The coroner's suggestion that the shooting of David Cerven in Myers Park last month may have been self-inflicted has been praised by Police Association boss Greg O'Connor.
In a minute released to lawyer and blogger Graeme Edgeler on Friday, Coroner Katharine Greig confirmed that Slovakian national Cerven, 21, was unarmed when he was gunned down by two armed officers in Central Auckland on August 2.
Key points made available by Coroner Katharine Greig:
• That Cerven was shot by police officers in Myers Park, Central Auckland on August 2, 2015.
• That Cerven died as a result of the injuries he sustained when shot.
•That prior to being shot, Cerven had told attending police he was armed.
• That after being shot, David Cerven was found to be unarmed. No weapon was found at the scene.
• That there is currently reasonable cause to believe the death was self-inflicted, though this is In no way a concluded view on the matter.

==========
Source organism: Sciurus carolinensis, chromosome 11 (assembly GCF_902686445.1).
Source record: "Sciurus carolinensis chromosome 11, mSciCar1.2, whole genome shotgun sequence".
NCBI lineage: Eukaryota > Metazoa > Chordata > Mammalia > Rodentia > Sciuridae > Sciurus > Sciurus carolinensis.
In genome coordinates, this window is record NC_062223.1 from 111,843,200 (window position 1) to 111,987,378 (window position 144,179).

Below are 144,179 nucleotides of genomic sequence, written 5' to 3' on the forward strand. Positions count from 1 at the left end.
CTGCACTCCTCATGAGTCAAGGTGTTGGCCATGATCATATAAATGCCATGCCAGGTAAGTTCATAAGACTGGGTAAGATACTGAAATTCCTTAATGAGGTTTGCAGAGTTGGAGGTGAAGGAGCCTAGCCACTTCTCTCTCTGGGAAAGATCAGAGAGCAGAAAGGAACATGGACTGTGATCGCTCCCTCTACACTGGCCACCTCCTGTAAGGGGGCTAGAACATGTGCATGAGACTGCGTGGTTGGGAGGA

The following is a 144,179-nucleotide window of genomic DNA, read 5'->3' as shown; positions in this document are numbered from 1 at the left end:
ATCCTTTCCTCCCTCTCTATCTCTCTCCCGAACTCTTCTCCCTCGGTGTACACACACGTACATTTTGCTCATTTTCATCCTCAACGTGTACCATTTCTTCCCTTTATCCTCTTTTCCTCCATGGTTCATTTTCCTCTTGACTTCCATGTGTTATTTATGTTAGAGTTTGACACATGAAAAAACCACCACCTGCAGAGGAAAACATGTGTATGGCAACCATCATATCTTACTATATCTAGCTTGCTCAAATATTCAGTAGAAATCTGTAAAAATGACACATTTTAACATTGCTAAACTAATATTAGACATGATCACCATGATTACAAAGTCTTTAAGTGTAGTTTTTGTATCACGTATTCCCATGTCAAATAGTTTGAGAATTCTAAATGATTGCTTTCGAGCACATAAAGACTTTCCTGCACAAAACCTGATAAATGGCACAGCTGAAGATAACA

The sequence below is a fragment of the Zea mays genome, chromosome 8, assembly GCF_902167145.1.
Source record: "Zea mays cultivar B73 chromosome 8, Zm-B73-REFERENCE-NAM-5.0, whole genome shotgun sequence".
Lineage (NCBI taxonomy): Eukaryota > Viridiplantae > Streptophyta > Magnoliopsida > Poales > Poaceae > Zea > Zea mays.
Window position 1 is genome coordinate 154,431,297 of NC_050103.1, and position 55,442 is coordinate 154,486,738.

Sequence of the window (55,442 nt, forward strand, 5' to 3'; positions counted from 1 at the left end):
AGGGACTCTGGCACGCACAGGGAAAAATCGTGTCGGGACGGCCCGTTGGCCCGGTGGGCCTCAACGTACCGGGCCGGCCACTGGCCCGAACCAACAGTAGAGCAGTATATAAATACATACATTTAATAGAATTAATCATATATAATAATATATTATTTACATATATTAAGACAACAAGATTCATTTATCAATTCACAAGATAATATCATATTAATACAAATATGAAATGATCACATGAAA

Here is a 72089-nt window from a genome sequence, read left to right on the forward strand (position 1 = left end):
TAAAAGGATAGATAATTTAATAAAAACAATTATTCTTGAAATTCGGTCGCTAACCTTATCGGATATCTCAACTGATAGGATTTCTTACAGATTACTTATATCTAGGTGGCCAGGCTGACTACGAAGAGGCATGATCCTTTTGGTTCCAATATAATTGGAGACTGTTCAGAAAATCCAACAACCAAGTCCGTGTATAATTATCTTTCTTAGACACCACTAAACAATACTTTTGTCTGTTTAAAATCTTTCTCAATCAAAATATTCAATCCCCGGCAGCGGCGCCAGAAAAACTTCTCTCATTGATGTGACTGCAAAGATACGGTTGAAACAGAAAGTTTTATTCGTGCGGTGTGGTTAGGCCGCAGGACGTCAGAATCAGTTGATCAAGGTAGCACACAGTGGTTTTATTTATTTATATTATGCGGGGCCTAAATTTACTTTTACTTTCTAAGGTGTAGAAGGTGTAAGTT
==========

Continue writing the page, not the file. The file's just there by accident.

Ms Greig said it was "currently reasonable cause to believe the death was self-inflicted, though this is in no way a concluded view on the matter." She also noted that before being shot, Cerven had told police he was armed.
Police Association head Greg O'Connor said cases of suicide by cop were often suspected, but difficult to prove.
Fatal shootings took their toll on the officers involved as well as the victim's loved ones, he said.
"The unfortunate thing about suicide by police is that it actually does involve other people. It's like the train driver when people jump on the tracks - it is very traumatic for those involved.
"It's something that every police officer hopes won't happen to them."
Mr O'Connor said that when confronted with an armed person, police had to deal with the situation based on the particular circumstances.
"Police have to deal with what's in front of them, and the reality is that [suicide by police] is suspected in many cases, but we may never know unless someone leaves a note or tells someone."
There were cases where people demanded to be shot by police, but weren't, he said.
"Many cases are resolved without shooting. What's forgotten in this is that often police will be able to use dogs or Tasers and it's only very rarely that we have to resort to using a firearm," Mr O'Connor said.